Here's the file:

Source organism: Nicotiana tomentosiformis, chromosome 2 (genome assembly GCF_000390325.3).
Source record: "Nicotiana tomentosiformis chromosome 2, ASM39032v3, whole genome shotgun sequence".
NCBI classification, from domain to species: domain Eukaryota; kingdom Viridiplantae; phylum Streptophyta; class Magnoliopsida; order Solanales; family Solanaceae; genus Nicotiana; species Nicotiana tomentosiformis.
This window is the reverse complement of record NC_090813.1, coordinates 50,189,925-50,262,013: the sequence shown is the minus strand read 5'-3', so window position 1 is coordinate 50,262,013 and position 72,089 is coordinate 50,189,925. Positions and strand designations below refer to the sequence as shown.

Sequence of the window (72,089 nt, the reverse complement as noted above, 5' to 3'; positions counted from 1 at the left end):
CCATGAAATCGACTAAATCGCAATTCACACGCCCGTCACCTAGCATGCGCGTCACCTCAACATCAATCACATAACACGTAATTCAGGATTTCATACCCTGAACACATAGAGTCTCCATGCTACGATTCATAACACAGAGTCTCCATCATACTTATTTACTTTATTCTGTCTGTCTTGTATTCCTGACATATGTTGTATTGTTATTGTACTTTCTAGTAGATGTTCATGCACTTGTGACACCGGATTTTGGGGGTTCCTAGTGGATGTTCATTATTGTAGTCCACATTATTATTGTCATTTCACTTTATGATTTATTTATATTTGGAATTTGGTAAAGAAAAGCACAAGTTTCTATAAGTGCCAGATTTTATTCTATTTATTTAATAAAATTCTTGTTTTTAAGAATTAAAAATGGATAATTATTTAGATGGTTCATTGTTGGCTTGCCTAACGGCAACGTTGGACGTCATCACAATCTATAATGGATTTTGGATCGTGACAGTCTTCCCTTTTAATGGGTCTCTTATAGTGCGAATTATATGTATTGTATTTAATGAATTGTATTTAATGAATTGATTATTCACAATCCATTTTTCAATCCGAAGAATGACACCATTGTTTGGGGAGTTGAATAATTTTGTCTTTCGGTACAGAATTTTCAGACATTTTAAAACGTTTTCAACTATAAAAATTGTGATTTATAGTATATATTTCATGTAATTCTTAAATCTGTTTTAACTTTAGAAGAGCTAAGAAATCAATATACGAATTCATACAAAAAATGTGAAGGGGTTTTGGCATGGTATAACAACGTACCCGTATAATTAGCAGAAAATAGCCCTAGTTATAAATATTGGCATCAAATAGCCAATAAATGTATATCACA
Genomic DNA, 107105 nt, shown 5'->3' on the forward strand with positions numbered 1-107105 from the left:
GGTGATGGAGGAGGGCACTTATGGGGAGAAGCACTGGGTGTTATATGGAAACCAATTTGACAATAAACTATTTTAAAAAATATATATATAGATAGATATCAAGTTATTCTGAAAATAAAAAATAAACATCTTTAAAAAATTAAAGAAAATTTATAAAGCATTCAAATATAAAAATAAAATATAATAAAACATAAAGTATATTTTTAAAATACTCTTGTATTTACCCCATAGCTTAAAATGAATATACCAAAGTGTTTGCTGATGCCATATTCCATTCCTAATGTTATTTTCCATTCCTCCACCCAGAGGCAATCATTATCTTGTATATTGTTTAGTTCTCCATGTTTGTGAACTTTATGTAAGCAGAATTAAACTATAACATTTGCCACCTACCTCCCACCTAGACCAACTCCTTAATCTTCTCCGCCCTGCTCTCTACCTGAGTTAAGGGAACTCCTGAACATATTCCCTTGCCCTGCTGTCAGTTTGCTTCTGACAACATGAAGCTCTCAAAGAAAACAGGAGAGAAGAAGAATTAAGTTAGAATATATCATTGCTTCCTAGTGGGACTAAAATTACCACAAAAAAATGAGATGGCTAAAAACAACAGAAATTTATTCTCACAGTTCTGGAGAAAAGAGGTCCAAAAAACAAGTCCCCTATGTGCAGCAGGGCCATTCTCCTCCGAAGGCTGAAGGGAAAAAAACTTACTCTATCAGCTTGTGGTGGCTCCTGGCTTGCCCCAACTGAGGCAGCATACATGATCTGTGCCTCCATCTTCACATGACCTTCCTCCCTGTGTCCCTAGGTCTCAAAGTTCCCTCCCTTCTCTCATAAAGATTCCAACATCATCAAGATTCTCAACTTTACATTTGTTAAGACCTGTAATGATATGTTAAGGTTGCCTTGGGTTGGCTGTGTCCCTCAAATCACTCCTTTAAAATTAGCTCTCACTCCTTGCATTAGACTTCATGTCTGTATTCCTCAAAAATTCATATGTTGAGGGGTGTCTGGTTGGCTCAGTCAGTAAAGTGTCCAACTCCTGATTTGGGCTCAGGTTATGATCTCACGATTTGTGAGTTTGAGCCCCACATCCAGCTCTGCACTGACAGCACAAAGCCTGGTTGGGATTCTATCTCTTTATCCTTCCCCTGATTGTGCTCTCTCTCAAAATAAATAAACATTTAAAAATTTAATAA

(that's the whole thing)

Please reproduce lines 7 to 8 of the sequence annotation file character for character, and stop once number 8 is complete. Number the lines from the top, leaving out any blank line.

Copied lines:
Genomic DNA, 107105 nt, shown 5'->3' on the forward strand with positions numbered 1-107105 from the left:
GGTGATGGAGGAGGGCACTTATGGGGAGAAGCACTGGGTGTTATATGGAAACCAATTTGACAATAAACTATTTTAAAAAATATATATATAGATAGATATCAAGTTATTCTGAAAATAAAAAATAAACATCTTTAAAAAATTAAAGAAAATTTATAAAGCATTCAAATATAAAAATAAAATATAATAAAACATAAAGTATATTTTTAAAATACTCTTGTATTTACCCCATAGCTTAAAATGAATATACCAAAGTGTTTGCTGATGCCATATTCCATTCCTAATGTTATTTTCCATTCCTCCACCCAGAGGCAATCATTATCTTGTATATTGTTTAGTTCTCCATGTTTGTGAACTTTATGTAAGCAGAATTAAACTATAACATTTGCCACCTACCTCCCACCTAGACCAACTCCTTAATCTTCTCCGCCCTGCTCTCTACCTGAGTTAAGGGAACTCCTGAACATATTCCCTTGCCCTGCTGTCAGTTTGCTTCTGACAACATGAAGCTCTCAAAGAAAACAGGAGAGAAGAAGAATTAAGTTAGAATATATCATTGCTTCCTAGTGGGACTAAAATTACCACAAAAAAATGAGATGGCTAAAAACAACAGAAATTTATTCTCACAGTTCTGGAGAAAAGAGGTCCAAAAAACAAGTCCCCTATGTGCAGCAGGGCCATTCTCCTCCGAAGGCTGAAGGGAAAAAAACTTACTCTATCAGCTTGTGGTGGCTCCTGGCTTGCCCCAACTGAGGCAGCATACATGATCTGTGCCTCCATCTTCACATGACCTTCCTCCCTGTGTCCCTAGGTCTCAAAGTTCCCTCCCTTCTCTCATAAAGATTCCAACATCATCAAGATTCTCAACTTTACATTTGTTAAGACCTGTAATGATATGTTAAGGTTGCCTTGGGTTGGCTGTGTCCCTCAAATCACTCCTTTAAAATTAGCTCTCACTCCTTGCATTAGACTTCATGTCTGTATTCCTCAAAAATTCATATGTTGAGGGGTGTCTGGTTGGCTCAGTCAGTAAAGTGTCCAACTCCTGATTTGGGCTCAGGTTATGATCTCACGATTTGTGAGTTTGAGCCCCACATCCAGCTCTGCACTGACAGCACAAAGCCTGGTTGGGATTCTATCTCTTTATCCTTCCCCTGATTGTGCTCTCTCTCAAAATAAATAAACATTTAAAAATTTAATAA